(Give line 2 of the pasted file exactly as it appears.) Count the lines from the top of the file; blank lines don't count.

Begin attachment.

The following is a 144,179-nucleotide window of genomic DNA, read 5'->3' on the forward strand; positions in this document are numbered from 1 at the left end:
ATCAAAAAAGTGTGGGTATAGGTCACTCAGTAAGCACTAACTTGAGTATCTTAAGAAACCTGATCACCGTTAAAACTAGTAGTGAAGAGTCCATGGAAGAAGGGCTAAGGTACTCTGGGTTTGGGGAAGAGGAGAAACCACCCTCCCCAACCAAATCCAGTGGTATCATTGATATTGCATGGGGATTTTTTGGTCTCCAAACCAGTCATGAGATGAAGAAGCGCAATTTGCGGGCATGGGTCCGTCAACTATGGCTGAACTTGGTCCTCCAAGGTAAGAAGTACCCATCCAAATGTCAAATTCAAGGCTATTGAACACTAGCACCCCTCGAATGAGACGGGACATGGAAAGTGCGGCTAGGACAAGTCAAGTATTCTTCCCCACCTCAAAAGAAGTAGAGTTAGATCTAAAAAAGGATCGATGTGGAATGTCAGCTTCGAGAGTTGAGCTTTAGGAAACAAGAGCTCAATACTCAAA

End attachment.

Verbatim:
ATCAAAAAAGTGTGGGTATAGGTCACTCAGTAAGCACTAACTTGAGTATCTTAAGAAACCTGATCACCGTTAAAACTAGTAGTGAAGAGTCCATGGAAGAAGGGCTAAGGTACTCTGGGTTTGGGGAAGAGGAGAAACCACCCTCCCCAACCAAATCCAGTGGTATCATTGATATTGCATGGGGATTTTTTGGTCTCCAAACCAGTCATGAGATGAAGAAGCGCAATTTGCGGGCATGGGTCCGTCAACTATGGCTGAACTTGGTCCTCCAAGGTAAGAAGTACCCATCCAAATGTCAAATTCAAGGCTATTGAACACTAGCACCCCTCGAATGAGACGGGACATGGAAAGTGCGGCTAGGACAAGTCAAGTATTCTTCCCCACCTCAAAAGAAGTAGAGTTAGATCTAAAAAAGGATCGATGTGGAATGTCAGCTTCGAGAGTTGAGCTTTAGGAAACAAGAGCTCAATACTCAAA